Northern California Wildfires: Additional Lessons Learned
Last January, I wrote about the lessons learned from the northern California wildfires -- primarily the North Bay Wildfires in 2017. Unfortunately, the North Bay wildfire disaster has now been overshadowed by the Camp Fire in Paradise, Calif. With 88 confirmed dead, the Camp Fire ranks No. 6 in deadliest wildfires in the United States.
In a situation eerily similar to the North Bay wildfires in 2017, local authorities (Butte County) did not invoke a wireless emergency announcement (WEA). WEA is an “Amber” style alert that would have sent a message to all cell/smart phones in certain cell area(s). WEAs are established through FEMA’s Integrated Public Alert & Warning Systems (IPAWS).
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Instead of invoking WEA, Butte County used its “Code RED” system. This is an opt-in system where you need to sign up to receive emergency messages and is similar to Sonoma County’s SoCo system that was used in the North Bay Wildfire. However, unlike Sonoma’s SoCo system which has a 2% sign up rate, Butte County had a much better 25% participation rate. Of Paradise’s 27,000 residences, 6,000 cell phone calls were placed in the first 10 minutes. Of these, 3,600 cell calls were completed (reached a person or voice mail). While helpful, it was not enough to avoid a devastating toll. Paradise’s average age is 50 (California’s average age is 36), with a high number of people over 65 and limited cell phone use.
It wasn’t until late morning, when much of the city was already burning, that evacuation orders were finally issued for the western and central zones of the city.
In hindsight, the natural question is why didn’t Butte County issue a WEA alert? Over the next several weeks, Butte County officials will provide the reasoning behind their actions (or non-actions). What is likely to be discussed is the potential issues with sending a wide area alert.
WEA: Potential Problems
First, there is the “cry wolf” problem. If local officials invoke WEA too often (false alarms), it will inure residents to subsequent warning. What is the percentage of false positives, where an alert is sent, but there’s no real danger? By mid-November, FEMA reported that 108 WEA alerts have been sent out in California. How many of these 108 alerts turned out to be real emergencies? And even for those that were positive alarms, the danger may have been isolated to a small area. For those unaffected, there is a danger that after a series of false alarms, the WEA alerts will be ignored.
We all have been in a building when a fire alarm goes off. When this last occurred, did you immediately get up and quickly leave the building? Or did you stay to wait for further instructions? We have been inured to so many false fire alarms that we do not display the sense of urgency that may be needed if there was a real fire threat.
Second, because a WEA alert is usually broadly based, would issuing one create widespread panic? Many people who are not affected would take to the roads, creating massive traffic jams. This would not only block escape routes for those fleeing the wildfire, but also impede emergency vehicles from reaching those in need. In fact, many of those who perished in the Paradise Camp Fire were trapped in their cars, trying to find an escape route.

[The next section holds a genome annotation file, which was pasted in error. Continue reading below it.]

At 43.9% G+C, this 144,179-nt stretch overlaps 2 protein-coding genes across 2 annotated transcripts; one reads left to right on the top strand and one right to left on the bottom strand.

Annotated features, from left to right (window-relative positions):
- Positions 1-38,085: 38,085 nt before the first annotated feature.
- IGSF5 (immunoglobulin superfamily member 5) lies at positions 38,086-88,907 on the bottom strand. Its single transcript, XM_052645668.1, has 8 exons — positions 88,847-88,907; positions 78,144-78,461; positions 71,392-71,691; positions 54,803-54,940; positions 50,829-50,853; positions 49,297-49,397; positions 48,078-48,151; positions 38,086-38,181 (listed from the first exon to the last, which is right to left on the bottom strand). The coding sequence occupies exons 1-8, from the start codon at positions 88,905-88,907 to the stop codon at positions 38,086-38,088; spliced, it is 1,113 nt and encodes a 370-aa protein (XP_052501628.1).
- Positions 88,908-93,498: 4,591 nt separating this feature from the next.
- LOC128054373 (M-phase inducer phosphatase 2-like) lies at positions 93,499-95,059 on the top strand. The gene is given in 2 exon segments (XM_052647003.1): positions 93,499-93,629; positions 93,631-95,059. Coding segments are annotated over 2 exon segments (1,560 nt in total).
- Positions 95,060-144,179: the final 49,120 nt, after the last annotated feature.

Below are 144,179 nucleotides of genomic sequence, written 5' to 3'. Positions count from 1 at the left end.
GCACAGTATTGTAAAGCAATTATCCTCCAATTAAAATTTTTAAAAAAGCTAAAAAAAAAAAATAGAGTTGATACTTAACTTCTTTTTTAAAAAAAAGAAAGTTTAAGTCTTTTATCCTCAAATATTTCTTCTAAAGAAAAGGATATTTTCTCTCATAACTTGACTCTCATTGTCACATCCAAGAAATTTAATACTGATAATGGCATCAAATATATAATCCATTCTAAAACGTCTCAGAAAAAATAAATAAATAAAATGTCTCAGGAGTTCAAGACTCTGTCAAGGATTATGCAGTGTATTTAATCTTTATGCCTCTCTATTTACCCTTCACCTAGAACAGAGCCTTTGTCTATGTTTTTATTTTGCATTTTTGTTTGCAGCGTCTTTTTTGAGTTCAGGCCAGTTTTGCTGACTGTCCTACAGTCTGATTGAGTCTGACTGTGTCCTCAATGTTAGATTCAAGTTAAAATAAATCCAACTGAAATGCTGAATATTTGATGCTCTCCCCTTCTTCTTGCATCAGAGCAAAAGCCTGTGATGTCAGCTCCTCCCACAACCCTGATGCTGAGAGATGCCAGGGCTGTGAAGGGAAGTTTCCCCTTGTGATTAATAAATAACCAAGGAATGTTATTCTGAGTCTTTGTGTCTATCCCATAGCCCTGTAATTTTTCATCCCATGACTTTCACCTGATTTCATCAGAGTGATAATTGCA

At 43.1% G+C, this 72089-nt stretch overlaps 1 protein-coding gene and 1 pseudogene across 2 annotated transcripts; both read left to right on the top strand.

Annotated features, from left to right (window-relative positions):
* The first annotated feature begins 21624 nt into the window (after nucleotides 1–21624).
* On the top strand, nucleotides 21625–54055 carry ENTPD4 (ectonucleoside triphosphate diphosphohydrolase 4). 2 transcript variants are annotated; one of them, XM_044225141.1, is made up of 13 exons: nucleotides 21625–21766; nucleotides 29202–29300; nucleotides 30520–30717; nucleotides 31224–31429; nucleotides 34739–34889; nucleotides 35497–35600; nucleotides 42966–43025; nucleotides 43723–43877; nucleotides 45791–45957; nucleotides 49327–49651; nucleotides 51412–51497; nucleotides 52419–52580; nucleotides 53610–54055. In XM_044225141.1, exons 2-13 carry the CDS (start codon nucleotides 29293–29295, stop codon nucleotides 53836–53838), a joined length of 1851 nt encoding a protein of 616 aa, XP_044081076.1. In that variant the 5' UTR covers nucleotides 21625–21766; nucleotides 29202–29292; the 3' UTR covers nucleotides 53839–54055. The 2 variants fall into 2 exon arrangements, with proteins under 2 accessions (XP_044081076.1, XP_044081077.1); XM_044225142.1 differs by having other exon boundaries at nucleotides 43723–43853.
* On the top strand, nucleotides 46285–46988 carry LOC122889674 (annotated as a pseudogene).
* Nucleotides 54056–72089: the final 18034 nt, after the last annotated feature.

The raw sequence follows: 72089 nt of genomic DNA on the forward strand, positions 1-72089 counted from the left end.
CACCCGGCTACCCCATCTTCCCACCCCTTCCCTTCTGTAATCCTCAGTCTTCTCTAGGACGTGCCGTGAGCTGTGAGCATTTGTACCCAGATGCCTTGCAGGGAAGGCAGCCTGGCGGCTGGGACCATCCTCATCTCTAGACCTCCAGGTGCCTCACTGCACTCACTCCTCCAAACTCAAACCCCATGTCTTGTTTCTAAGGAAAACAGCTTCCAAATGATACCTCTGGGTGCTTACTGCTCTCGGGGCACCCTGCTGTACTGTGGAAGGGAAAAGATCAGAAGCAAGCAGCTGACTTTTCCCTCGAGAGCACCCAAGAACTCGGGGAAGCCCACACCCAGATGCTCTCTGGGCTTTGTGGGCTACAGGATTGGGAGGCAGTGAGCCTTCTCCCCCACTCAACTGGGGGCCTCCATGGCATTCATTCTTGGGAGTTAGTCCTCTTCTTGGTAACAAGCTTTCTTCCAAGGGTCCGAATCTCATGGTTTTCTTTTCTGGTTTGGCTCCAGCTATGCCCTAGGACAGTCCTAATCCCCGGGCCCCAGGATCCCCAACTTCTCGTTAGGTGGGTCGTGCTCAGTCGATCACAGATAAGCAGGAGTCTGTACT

When you look at a topographical map of Paradise, you’ll see there are five road exits. In reality, the road north was unusable, so there were only four exits (south). How quickly can you evacuate 27,000 people in 15,000 to 20,000 vehicles over four roads?
When you attend a sporting event at a large stadium, how long does it take to empty out the parking lot after a close game when everyone is leaving at the same time? Add panic to the mix and you have an idea of what evacuation was like for the Paradise Camp Fire.
A successful WEA alert was issued by Ventura County for the Thomas Fire on December 4, 2017. There was no loss of life due to the wildfire. However, one person did die in an auto accident. But what if the WEA alert that was sent was a false alarm? Would the story become how irresponsible County officials were in issuing the WEA alert that led to the death in the subsequent auto accident?
Rebecca Miller of Stanford’s Program in Environment and Resources, reported that Cal Fire, California Department of Forestry and Fire Prevention, lists 188 California communities that are “high risk”. This is based on factors such as topography, climate, and wind. Many of these at-risk communities are expensive, exclusive areas within California, including Danville, Orinda, Saratoga, Los Gatos, Laguna Beach.
In Laguna Beach, with a similar population to Paradise, there are only three exits. And in fact, a wildfire would start in the north, likely blocking an exit. If Paradise had trouble evacuating its residents with four available exits, how would Laguna Beach fare in a similar situation?
While the Paradise Camp Fire is still under investigation, there is a strong possibility that the fire was started by a downed power line. In a potentially ominous situation, the citizens for Laguna Beach recently voted down Measure P, Emergency Response and Fire Sales Tax, which would have moved overhead power lines underground, thus reducing the possibility of a wildfire.
So what are the additional lessons learned from the Camp Fire? Sign up to receive alerts. Understand the topology of your area, especially the number of exits from your area. If there are a few choke points, get out as quickly as possible. A few minutes can mean evacuating safely versus being stuck in traffic and being in the path of a fast-moving fire. Also, the next time you hear a fire alarm, get up and leave. Better to be safe than sorry.